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Wednesday, May 18, 2016

Sticks and Stones

Words

'How do you live with yourself, Lord Arrogant?' 'Very easily, Lady Difficult. I find myself quite charming.'”
G. A. Aiken (About a Dragon)

Name calling seems to be the order of the day. We all do it, unfortunately. Still we are surprised when it shows up in our elected officials and presidential candidates. It seems so, well, childish. And, so it is. Name calling is the last bastion of an insecure ego.

Remember your own childhood, when other children picked out whatever trait most embarrassed you, and slapped it on you as a nickname. I was a skinny kid, so I was called “Olive Oil,” and “Boney Maronie.” The fact that I still remember them is testimony to their power. I heard other kids labeled “Bucky” and “Stork” and “Piggy.” And, of course, the pretty girls were called, “Babe” and the guys, “Hunk.” Taunting names certainly left no doubt as to who was in, and who was out. Today, such nicknames are far more profane and cruel.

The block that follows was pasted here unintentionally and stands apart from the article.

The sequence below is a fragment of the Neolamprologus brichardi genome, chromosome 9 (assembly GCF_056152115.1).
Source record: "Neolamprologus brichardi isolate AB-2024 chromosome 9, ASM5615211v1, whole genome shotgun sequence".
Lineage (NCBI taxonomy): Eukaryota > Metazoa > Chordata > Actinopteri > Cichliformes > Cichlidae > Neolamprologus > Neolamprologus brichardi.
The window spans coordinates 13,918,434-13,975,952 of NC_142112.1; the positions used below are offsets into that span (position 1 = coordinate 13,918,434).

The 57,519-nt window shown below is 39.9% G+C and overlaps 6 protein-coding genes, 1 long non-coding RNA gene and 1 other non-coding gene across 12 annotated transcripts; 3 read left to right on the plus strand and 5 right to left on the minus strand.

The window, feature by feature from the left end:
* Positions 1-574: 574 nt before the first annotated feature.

In Robert Fulghum's best-selling book, All I Really Need to Know I Learned in Kindergarten, the old “sticks and stones” nursery rhyme has been changed to: “Sticks and stones may break our bones, but words will break our hearts.” Words said to inflict pain cannot be taken back—they leave a scar that will be remembered and felt into old age. It is also true that words spoken in kindness and praise will be remembered. Sometimes, kind words are positively life-changing for the hearer. I have to ask myself, which legacy do I want to leave?

                                                                    In the Spirit,
                                                                        Jane



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